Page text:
T2016-01-UG FOAM II

Summary

Since many gas wells in the North Sea are at the end of production life, liquid loading is a serious issue that the industry is facing. The gain in gas production that would result from preventing or delaying liquid accumulation is significant [Kreft, 2009]. TNO has a long term track record in collaboration with different gas operators on finding and evaluating solutions to this problem [Schiferli, 2010; Alberts, 2012].

One of the promising mitigation methods is the use of foamers to deliquify gas wells. The surfactants transform the liquids into foam, which is much easier to transport to the surface (due to the reduced density) and therefore postpone the occurrence of liquid loading, see Figure 1. Drawbacks of the use of foam, however, are the difficulties in the downstream handling of the foam and the possible environmental impacts of foam (which, amongst others, put limitations to the maximum amount of foamer that can be used). According to the industry, foamers, which do foam in the current laboratory tests, may not always perform well in the field. Besides the difficulties in the selection of the foamers, the efficiency of foamers is also challenging, since the density reduction is uncertain. This poses problems for the operators, since the mitigation method becomes less predictable.

Figure 1 :          Left graph: snapshot of a movie showing a gas well that is being deliquified using surfactants [Miller 2009]. Right graph: pressure gradient tubing performance curve with various surfactant concentrations [Nimwegen 2015]. For a foamer concentration of 1000ppm, liquid loading is postponed to about 6m/s and the pressure gradient is reduced by about 60%.

The state-of-the-art knowledge on using foamers for the deliquification of gas wells is mainly based on empirical data [e.g., Bell, 2008; Solesa, 2006; Willis, 2008]. An average reduction of the critical velocity by the application of a surfactant is about 50% with respect to the unfoamed condition, according to [Jelinek 2005]. This value is based on field experience and taken as a rule of thumb in their foamer applications. A better prediction method could be the criterion of Richter (1981) ([1]). In order to qualify a foamer for application in the field, both the gas operator as well as the foam suppliers use test methods that are derived from a selected number of available test methods (ASTM D-3519, ASTM D-892, ASTM D-3601). These test methods are all conducted at atmospheric pressure and at lower temperatures than encountered in gas wells. Only a small number of researchers have attempted to look at foam performance at higher pressures and temperatures. As a consequence, foamers, which do foam in the current laboratory tests may not always perform well in the field. The uncertainty is mainly due to the large difference in conditions used in the lab and the field. Firstly, if a field trial fails, the fact that testing cannot be performed at actual field conditions makes it difficult to evaluate the cause of failure in the field [Veeken et al. 2012]. Secondly, foamers may be unfairly excluded on the basis of their performance at ambient conditions. Inclusion of these effects requires laboratory tests at downhole conditions, which are currently not available. Finally, a correlation between the results of these test methods and the effect on, e.g., the critical velocity is not known.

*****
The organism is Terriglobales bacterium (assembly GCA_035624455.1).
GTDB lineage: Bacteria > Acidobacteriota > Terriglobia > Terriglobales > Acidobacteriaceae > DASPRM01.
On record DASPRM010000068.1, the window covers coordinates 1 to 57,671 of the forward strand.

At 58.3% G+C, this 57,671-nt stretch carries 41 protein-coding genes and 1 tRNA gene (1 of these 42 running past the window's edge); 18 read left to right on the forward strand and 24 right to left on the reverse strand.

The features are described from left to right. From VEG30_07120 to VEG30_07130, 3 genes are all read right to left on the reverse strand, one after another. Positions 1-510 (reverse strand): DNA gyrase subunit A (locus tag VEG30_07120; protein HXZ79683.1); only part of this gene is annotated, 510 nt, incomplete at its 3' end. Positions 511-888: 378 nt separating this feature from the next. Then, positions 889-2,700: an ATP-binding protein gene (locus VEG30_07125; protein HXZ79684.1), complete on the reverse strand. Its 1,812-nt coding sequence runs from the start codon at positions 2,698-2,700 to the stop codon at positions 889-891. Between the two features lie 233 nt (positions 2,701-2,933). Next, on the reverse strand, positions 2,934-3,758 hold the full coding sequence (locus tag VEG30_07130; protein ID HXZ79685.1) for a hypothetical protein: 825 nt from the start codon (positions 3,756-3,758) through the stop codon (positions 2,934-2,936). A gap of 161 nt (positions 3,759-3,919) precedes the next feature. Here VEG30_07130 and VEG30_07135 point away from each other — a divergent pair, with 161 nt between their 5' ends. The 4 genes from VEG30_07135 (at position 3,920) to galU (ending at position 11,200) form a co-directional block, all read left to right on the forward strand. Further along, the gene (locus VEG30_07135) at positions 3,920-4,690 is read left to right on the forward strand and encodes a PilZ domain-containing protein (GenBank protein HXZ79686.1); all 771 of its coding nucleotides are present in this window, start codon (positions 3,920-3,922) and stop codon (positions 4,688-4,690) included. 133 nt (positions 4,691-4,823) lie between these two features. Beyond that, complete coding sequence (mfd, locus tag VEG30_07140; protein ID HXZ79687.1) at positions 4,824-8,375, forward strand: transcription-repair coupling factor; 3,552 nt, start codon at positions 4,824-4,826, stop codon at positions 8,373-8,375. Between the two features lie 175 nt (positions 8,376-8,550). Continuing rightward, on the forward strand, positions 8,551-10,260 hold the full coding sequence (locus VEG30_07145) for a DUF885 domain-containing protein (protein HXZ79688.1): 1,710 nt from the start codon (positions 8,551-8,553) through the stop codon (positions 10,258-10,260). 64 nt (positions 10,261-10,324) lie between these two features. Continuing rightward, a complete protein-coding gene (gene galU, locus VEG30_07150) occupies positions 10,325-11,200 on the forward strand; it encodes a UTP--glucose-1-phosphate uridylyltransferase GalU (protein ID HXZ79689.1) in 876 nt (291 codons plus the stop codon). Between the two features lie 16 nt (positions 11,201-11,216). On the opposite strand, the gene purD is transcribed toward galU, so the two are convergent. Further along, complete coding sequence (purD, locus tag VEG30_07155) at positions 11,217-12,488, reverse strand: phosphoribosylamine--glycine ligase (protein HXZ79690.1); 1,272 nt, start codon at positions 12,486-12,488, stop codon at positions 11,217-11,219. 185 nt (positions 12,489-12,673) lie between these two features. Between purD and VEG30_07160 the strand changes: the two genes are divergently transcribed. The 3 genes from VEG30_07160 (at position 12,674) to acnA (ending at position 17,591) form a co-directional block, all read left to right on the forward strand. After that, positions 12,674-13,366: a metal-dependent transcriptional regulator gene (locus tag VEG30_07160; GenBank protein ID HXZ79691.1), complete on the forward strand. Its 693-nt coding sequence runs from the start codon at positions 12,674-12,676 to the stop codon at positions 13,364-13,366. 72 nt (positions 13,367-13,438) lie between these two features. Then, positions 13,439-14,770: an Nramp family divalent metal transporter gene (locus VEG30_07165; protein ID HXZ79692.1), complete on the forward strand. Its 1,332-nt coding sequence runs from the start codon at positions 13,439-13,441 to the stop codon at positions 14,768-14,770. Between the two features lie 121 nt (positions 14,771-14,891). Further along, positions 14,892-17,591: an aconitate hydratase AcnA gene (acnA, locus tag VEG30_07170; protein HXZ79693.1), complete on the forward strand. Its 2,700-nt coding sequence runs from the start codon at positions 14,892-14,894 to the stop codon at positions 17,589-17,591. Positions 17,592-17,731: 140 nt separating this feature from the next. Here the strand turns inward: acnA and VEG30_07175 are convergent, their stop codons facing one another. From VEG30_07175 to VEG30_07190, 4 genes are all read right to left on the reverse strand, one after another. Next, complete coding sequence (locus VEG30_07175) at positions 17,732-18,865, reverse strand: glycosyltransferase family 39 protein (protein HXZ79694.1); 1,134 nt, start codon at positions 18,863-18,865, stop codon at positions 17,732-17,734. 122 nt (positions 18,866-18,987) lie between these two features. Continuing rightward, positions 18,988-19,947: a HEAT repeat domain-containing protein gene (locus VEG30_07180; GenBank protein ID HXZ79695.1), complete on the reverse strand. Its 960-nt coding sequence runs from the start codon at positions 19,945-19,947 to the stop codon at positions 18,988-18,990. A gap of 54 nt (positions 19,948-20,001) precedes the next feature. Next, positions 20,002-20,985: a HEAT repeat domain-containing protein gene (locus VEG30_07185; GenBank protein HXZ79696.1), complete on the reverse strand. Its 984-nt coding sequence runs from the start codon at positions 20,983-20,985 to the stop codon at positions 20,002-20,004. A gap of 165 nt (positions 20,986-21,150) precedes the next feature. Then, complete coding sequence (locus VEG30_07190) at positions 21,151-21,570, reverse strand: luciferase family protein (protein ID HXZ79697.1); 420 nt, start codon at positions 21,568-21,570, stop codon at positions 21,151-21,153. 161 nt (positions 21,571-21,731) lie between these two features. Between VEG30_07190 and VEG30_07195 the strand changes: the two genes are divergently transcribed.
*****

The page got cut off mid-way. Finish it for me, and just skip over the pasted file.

In literature some knowledge on the rheology of foam [Weaire, 2008; Verbist 1997; Cates 1997] is available. More specific knowledge about the parameters that influence the foam stability performance [Maini, 1986] is scarce. Especially, the knowledge on the importance of the key parameters pressure and temperature, that potentially influence the foam performance for deliquification applications, is very limited.

To improve the understanding of foam for deliquification purposes TNO started in 2013 the TKI-Upstream Gas project: Foam I “Experimental Foam Evaluation, supported by NAM, Total, GdF (now Engie), TAQA, ONE and EBN.